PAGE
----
By Debra Sherman
July 31 Aetna Inc reported
better-than-expected quarterly earnings on Tuesday and raised
its profit forecast for the full year, outperforming some health
insurer rivals who have cut their expectations due to rising
U.S. medical claims costs.
The third-largest U.S. health insurer said more people were
using medical services after several years of cutting back on
doctor visits due to a weak economy and high unemployment. Aetna
said patients were increasingly using outpatient services, while
fewer were undergoing more expensive procedures that require a
Rising cost trends have prompted other industry players,
notably WellPoint Inc and Humana Inc, to cut
their profit forecasts for the year, and some on Wall Street had
expected Aetna to do the same.
"The consensus view was that Aetna's guidance had to fall
meaningfully," Citi Research analyst Carl McDonald wrote in a
note. "Aetna joins Coventry and UnitedHealth in
describing the commercial environment as tougher this year, but
within the realm of what earnings guidance contemplated."
WellPoint had also cited fiercer competition among insurers
to attract new members, while Humana reported late on Monday
that a surge in new members for its Medicare Advantage plans for
the elderly had led to unexpectedly higher costs.
By contrast, Aetna said its membership rose by more than
100,000 medical members from the first quarter, ending the
second quarter with 18 million members. It predicted continued
membership growth for the year and raised its full-year earnings
forecast to a range of $5.00 to $5.10 per share, excluding
items, from $5.00.
"It seems like Aetna is doing well in terms of understanding
costs," said Morningstar analyst Matthew Coffina. "Managed care
investors tend to be very reactive about medical costs."
Susquehanna Financial Group analyst Chris Rigg noted that
Aetna was also benefiting from higher underwriting margins in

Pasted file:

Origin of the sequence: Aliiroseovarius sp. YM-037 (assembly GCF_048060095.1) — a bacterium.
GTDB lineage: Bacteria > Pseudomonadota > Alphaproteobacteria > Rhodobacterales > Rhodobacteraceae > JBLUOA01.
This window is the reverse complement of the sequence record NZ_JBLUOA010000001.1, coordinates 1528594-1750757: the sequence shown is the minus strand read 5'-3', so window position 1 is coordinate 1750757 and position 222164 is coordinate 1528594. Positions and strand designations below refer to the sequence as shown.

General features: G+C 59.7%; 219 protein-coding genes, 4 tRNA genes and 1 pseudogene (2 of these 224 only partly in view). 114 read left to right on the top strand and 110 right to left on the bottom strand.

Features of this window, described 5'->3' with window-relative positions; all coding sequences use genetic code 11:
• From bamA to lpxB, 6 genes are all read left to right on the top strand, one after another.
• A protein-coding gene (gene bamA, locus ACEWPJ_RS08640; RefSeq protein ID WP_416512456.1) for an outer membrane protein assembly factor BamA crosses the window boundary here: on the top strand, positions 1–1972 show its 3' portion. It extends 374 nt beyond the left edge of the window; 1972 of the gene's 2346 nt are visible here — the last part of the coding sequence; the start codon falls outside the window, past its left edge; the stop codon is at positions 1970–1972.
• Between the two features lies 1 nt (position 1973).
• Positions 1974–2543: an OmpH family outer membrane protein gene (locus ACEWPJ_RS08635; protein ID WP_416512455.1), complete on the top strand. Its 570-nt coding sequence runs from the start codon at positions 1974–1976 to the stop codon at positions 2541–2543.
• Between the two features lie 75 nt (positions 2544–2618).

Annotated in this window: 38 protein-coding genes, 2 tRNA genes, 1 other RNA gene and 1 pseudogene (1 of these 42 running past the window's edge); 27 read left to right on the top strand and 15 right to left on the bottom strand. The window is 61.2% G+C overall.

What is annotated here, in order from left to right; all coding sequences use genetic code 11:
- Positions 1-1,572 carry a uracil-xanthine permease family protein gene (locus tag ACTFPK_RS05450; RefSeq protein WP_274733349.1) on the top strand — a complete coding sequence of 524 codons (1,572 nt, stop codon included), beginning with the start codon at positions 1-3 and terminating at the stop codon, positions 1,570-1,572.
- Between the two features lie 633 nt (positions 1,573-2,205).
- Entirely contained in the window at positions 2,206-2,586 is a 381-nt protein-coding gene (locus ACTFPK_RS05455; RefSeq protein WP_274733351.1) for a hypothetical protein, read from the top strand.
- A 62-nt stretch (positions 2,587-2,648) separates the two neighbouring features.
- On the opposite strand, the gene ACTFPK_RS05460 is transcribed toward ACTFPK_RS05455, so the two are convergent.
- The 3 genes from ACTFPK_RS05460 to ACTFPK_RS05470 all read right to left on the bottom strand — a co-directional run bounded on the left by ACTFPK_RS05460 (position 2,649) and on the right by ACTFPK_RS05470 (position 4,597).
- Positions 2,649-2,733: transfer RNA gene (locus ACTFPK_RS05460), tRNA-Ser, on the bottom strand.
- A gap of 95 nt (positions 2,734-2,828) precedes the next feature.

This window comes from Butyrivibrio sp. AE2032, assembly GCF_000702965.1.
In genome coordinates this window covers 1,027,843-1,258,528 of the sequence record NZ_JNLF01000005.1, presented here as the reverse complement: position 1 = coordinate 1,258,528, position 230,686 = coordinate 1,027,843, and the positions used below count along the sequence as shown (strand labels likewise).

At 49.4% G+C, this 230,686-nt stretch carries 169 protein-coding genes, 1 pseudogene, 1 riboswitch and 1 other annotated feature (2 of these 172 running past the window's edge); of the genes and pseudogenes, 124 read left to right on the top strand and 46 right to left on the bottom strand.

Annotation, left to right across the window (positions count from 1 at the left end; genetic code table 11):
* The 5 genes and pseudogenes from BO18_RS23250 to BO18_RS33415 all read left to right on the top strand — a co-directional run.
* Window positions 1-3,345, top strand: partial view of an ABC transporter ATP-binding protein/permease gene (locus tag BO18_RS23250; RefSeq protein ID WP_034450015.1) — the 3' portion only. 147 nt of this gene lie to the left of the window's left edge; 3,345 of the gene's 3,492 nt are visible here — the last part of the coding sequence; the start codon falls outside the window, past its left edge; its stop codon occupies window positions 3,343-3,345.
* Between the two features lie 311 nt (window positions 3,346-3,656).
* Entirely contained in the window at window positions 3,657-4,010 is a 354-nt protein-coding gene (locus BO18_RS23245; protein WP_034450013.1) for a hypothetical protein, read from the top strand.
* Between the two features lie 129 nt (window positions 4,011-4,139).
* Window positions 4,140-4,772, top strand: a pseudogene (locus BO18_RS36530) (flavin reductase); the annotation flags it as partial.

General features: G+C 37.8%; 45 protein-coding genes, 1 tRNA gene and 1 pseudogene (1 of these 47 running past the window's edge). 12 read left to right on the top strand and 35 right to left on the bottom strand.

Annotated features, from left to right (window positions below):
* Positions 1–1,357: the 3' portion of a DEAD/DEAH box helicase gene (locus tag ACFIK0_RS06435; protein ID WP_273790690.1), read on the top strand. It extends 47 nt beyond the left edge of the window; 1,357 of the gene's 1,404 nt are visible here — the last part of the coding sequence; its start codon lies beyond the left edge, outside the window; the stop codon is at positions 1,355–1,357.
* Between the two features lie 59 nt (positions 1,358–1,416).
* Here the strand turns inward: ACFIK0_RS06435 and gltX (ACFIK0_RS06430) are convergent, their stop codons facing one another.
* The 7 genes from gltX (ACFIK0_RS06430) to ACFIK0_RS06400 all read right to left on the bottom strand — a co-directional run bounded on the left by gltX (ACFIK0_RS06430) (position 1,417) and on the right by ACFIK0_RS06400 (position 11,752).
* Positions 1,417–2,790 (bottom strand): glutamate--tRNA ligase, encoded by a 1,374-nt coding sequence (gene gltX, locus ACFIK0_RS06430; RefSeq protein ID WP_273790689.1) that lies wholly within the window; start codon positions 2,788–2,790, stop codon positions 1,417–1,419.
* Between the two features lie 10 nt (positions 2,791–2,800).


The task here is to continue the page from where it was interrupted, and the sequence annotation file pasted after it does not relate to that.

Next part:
its Medicare business, which administers the health program on
behalf of the U.S. government.
Aetna shares fell 2.2 percent on Tuesday to $36.30, but
outperformed industry rivals. Humana sank nearly 14 percent,
WellPoint dropped 3.3 percent and the Morgan Stanley Healthcare
Payor Index fell 2.5 percent.
JOINING THE MEDICAID EXPANSION
Aetna Chief Financial Officer Joseph Zubretsky said the
company was able to accurately predict medical costs in the
latest quarter and is very diversified so its profitability was
not undermined by its Medicare business.
He said in a telephone interview that Aetna would like to
expand its presence in Medicaid, the U.S. health program for the
poor, which is due to extend coverage to as many as 16 million
uninsured Americans under President Barack Obama's healthcare
The company does not plan a major acquisition to do so.
"There are lots of other ways to do that ... we can grow it
organically, pseudo-organically through collaborations,"
Aetna's second-quarter net earnings were $457.6 million, or
$1.32 per share, compared with $536.7 million, or $1.39 per
share, a year earlier. Excluding items, earnings were $1.31 per
share. On that basis, analysts, on average, were expecting
$1.25, according to Thomson Reuters I/B/E/S.
The company also was active in stock repurchases in the
latest quarter, so the share count was lower, Rigg noted.
Quarterly revenue rose to $8.83 billion from $8.32 billion,
helped by higher premiums from the company's Medicare and
commercial healthcare businesses.